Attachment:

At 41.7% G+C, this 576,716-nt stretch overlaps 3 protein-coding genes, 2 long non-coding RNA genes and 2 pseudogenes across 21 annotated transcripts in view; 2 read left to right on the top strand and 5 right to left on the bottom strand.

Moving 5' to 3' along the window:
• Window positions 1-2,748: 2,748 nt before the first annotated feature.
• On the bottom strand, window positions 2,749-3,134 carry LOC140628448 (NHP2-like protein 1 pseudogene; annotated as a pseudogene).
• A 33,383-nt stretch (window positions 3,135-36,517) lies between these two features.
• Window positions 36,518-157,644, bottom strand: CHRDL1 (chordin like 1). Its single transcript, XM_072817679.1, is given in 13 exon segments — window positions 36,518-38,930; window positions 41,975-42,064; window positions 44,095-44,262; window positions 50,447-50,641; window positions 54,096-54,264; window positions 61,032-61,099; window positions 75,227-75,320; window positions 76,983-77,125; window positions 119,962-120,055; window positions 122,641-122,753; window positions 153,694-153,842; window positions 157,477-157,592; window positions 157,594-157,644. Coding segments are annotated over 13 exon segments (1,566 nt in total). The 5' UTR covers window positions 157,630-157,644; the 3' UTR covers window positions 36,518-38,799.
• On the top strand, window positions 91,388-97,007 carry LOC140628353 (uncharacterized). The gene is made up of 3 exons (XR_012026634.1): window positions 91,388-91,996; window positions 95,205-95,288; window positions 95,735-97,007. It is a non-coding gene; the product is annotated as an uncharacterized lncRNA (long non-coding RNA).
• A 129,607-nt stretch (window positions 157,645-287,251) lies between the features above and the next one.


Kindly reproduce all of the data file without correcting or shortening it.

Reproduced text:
At 41.7% G+C, this 576,716-nt stretch overlaps 3 protein-coding genes, 2 long non-coding RNA genes and 2 pseudogenes across 21 annotated transcripts in view; 2 read left to right on the top strand and 5 right to left on the bottom strand.

Moving 5' to 3' along the window:
• Window positions 1-2,748: 2,748 nt before the first annotated feature.
• On the bottom strand, window positions 2,749-3,134 carry LOC140628448 (NHP2-like protein 1 pseudogene; annotated as a pseudogene).
• A 33,383-nt stretch (window positions 3,135-36,517) lies between these two features.
• Window positions 36,518-157,644, bottom strand: CHRDL1 (chordin like 1). Its single transcript, XM_072817679.1, is given in 13 exon segments — window positions 36,518-38,930; window positions 41,975-42,064; window positions 44,095-44,262; window positions 50,447-50,641; window positions 54,096-54,264; window positions 61,032-61,099; window positions 75,227-75,320; window positions 76,983-77,125; window positions 119,962-120,055; window positions 122,641-122,753; window positions 153,694-153,842; window positions 157,477-157,592; window positions 157,594-157,644. Coding segments are annotated over 13 exon segments (1,566 nt in total). The 5' UTR covers window positions 157,630-157,644; the 3' UTR covers window positions 36,518-38,799.
• On the top strand, window positions 91,388-97,007 carry LOC140628353 (uncharacterized). The gene is made up of 3 exons (XR_012026634.1): window positions 91,388-91,996; window positions 95,205-95,288; window positions 95,735-97,007. It is a non-coding gene; the product is annotated as an uncharacterized lncRNA (long non-coding RNA).
• A 129,607-nt stretch (window positions 157,645-287,251) lies between the features above and the next one.